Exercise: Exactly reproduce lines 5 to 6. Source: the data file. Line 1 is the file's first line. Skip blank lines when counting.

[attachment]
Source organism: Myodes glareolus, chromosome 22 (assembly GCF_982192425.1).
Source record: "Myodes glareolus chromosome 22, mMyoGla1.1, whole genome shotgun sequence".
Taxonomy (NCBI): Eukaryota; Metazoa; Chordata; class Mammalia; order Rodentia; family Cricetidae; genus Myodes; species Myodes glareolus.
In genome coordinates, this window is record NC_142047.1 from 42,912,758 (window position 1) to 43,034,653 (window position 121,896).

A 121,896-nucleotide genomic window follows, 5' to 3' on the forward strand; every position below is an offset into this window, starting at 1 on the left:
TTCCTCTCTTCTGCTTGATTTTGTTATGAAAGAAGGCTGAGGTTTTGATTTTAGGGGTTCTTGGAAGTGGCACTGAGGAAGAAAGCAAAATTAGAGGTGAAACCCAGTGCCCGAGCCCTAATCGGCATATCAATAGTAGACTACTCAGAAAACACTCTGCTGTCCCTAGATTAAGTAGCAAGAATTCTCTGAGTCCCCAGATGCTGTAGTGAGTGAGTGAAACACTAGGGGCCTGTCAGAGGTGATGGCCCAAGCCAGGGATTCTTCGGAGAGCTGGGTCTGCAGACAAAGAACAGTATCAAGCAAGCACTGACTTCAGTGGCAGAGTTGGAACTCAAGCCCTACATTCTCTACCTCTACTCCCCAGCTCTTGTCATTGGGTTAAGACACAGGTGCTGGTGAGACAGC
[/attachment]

A 121,896-nucleotide genomic window follows, 5' to 3' on the forward strand; every position below is an offset into this window, starting at 1 on the left:
TTCCTCTCTTCTGCTTGATTTTGTTATGAAAGAAGGCTGAGGTTTTGATTTTAGGGGTTCTTGGAAGTGGCACTGAGGAAGAAAGCAAAATTAGAGGTGAAACCCAGTGCCCGAGCCCTAATCGGCATATCAATAGTAGACTACTCAGAAAACACTCTGCTGTCCCTAGATTAAGTAGCAAGAATTCTCTGAGTCCCCAGATGCTGTAGTGAGTGAGTGAAACACTAGGGGCCTGTCAGAGGTGATGGCCCAAGCCAGGGATTCTTCGGAGAGCTGGGTCTGCAGACAAAGAACAGTATCAAGCAAGCACTGACTTCAGTGGCAGAGTTGGAACTCAAGCCCTACATTCTCTACCTCTACTCCCCAGCTCTTGTCATTGGGTTAAGACACAGGTGCTGGTGAGACAGC